Chef Adil, throughout your career, you have won numerous awards and medals, both at national and international levels. What has been your biggest takeaway from them?

All the international ones definitely mean a lot to me because I represent the country, and we’ve got some great national awards too. But I would have to say, what meant most to me was the award I got in 2016. I must have been 25 years old. It was my third competition, and the first time that I had ticked all the categories which would qualify me. It was a complete surprise, because I actually did quite badly in one of the categories. So, I didn’t expect it at all! I feel like that competition kept me going and gave me a massive motivational boost, because I felt like I could achieve many things.

Chef Aminath, how are you adapting to the changing trends in the culinary world, especially in patisserie? And what is your opinion about the pastry industry in the Maldives? 

The trends are changing fast and there are so many new and unique techniques now. Whenever I get free time, I follow masterclasses online. I also learn a lot on social media, especially following inspiring chefs and seeing their work on Instagram. I think the pastry industry in Maldives is at a level where we have so many fantastic home-bakers. Chocolate is gradually taking a backseat and people are trying more unique flavors. When I visited Addu city during this lockdown, I noticed that almost everyone wanted to order chocolate cakes. So, I decided not to bake anymore chocolate cakes during those days, and began baking pandan cakes, mango gâteaux and more. And guess what, people loved it. I think we’ve started to let go of the usual chocolate cakes!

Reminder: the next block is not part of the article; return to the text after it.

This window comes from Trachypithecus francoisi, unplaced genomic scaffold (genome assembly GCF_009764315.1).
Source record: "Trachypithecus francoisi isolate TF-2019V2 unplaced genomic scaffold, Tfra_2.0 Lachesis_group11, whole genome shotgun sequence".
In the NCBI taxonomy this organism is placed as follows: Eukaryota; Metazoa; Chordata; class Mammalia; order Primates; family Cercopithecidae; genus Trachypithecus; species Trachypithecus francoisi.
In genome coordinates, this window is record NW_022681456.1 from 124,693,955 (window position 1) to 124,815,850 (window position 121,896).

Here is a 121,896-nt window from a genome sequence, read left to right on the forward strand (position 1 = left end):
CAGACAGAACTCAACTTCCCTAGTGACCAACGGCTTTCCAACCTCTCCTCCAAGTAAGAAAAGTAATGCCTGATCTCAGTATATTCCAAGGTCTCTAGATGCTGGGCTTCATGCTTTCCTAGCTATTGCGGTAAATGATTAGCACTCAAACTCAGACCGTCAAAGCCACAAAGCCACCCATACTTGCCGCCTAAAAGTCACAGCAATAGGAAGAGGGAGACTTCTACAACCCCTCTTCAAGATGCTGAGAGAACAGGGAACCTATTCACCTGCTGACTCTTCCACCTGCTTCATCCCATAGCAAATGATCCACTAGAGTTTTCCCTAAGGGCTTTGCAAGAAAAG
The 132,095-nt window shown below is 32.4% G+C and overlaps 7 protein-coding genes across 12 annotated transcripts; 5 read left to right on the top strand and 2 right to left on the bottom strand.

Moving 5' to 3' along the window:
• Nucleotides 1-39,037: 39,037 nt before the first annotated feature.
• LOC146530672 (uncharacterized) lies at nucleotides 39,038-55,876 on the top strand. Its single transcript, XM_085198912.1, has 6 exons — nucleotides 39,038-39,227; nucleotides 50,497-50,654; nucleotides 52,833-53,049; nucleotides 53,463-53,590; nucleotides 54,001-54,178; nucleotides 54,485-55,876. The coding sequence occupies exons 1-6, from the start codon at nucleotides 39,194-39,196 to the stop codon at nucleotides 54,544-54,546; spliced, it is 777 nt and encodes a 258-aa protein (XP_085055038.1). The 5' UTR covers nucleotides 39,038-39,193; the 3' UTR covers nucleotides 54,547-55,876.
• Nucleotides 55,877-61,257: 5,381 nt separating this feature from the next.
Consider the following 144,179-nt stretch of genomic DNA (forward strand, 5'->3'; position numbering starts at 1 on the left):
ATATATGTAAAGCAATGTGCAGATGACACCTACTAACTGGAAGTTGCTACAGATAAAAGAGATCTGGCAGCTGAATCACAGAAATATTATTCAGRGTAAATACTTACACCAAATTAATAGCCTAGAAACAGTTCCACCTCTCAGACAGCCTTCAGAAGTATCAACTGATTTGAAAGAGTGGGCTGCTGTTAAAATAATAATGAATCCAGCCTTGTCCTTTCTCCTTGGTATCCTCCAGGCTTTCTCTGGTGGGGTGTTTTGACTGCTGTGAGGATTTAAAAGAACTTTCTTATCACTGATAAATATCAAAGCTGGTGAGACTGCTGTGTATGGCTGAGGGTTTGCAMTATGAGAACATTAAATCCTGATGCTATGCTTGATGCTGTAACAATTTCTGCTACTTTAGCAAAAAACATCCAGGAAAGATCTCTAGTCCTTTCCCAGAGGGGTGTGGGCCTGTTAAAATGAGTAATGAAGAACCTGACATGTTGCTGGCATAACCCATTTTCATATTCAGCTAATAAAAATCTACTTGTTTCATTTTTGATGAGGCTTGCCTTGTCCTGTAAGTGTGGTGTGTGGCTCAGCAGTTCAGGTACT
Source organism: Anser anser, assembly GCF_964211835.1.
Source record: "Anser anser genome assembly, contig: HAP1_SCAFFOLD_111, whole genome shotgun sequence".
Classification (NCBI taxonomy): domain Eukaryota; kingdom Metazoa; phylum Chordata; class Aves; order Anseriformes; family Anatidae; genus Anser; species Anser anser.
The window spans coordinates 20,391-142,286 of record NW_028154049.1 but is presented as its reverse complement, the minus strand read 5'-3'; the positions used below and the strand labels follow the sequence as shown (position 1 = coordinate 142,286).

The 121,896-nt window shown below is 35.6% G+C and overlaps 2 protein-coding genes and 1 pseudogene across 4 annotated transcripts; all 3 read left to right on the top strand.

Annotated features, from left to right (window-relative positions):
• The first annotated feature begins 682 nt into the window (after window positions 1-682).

Chef Adil, considering the relatively few Maldivian chefs across the tourism and hospitality industry, do you think there’s enough opportunities available for locals to excel in this profession?

I’d have to say, there is always room for improvement, but if there's a will, there's always a way. If anyone wants to excel in this career, the Maldives is the perfect place to start. If you join a resort, you'll get exposed to a diverse range of cuisines and get to learn so much. With a lot of options, opportunities and results, starting out in the Maldives is the best idea in my opinion. Of course, you’ll have to work for it. It's just a matter of knowing what you want to excel at.

Tell us about the chain of events that led to your collaboration on the four hands dinner night at the Salt Café in October 2020? Did you both know each other before?